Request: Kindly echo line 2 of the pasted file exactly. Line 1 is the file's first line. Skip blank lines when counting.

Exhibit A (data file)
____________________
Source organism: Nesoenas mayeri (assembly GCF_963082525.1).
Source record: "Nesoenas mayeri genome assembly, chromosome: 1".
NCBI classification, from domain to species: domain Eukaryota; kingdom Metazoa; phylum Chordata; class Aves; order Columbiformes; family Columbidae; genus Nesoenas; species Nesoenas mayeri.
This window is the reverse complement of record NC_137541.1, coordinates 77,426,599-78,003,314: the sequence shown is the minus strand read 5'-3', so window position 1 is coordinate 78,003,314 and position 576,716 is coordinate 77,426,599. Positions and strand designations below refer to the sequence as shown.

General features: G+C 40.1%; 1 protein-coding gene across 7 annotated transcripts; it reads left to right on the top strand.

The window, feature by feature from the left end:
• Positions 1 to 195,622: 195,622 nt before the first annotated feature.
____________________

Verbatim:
Source record: "Nesoenas mayeri genome assembly, chromosome: 1".